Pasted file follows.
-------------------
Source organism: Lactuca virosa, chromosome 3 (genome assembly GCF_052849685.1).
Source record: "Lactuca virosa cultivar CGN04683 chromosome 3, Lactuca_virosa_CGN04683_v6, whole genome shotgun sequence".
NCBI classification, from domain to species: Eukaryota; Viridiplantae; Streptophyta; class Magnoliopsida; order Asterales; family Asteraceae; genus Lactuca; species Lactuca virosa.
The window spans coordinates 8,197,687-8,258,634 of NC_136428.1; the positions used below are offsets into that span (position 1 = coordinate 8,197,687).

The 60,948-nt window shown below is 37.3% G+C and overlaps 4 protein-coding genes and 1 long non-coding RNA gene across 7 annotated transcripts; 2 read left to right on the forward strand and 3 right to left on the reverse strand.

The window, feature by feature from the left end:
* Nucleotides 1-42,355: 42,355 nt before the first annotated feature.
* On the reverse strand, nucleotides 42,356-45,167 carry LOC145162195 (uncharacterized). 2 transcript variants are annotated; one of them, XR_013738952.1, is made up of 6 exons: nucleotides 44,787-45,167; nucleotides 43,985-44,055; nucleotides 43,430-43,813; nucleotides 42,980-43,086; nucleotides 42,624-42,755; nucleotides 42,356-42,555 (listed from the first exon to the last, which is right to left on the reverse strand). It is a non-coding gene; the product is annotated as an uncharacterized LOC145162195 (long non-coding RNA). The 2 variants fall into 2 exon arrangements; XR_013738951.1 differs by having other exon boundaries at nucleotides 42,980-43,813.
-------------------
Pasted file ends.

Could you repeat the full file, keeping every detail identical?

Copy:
Source organism: Lactuca virosa, chromosome 3 (genome assembly GCF_052849685.1).
Source record: "Lactuca virosa cultivar CGN04683 chromosome 3, Lactuca_virosa_CGN04683_v6, whole genome shotgun sequence".
NCBI classification, from domain to species: Eukaryota; Viridiplantae; Streptophyta; class Magnoliopsida; order Asterales; family Asteraceae; genus Lactuca; species Lactuca virosa.
The window spans coordinates 8,197,687-8,258,634 of NC_136428.1; the positions used below are offsets into that span (position 1 = coordinate 8,197,687).

The 60,948-nt window shown below is 37.3% G+C and overlaps 4 protein-coding genes and 1 long non-coding RNA gene across 7 annotated transcripts; 2 read left to right on the forward strand and 3 right to left on the reverse strand.

The window, feature by feature from the left end:
* Nucleotides 1-42,355: 42,355 nt before the first annotated feature.
* On the reverse strand, nucleotides 42,356-45,167 carry LOC145162195 (uncharacterized). 2 transcript variants are annotated; one of them, XR_013738952.1, is made up of 6 exons: nucleotides 44,787-45,167; nucleotides 43,985-44,055; nucleotides 43,430-43,813; nucleotides 42,980-43,086; nucleotides 42,624-42,755; nucleotides 42,356-42,555 (listed from the first exon to the last, which is right to left on the reverse strand). It is a non-coding gene; the product is annotated as an uncharacterized LOC145162195 (long non-coding RNA). The 2 variants fall into 2 exon arrangements; XR_013738951.1 differs by having other exon boundaries at nucleotides 42,980-43,813.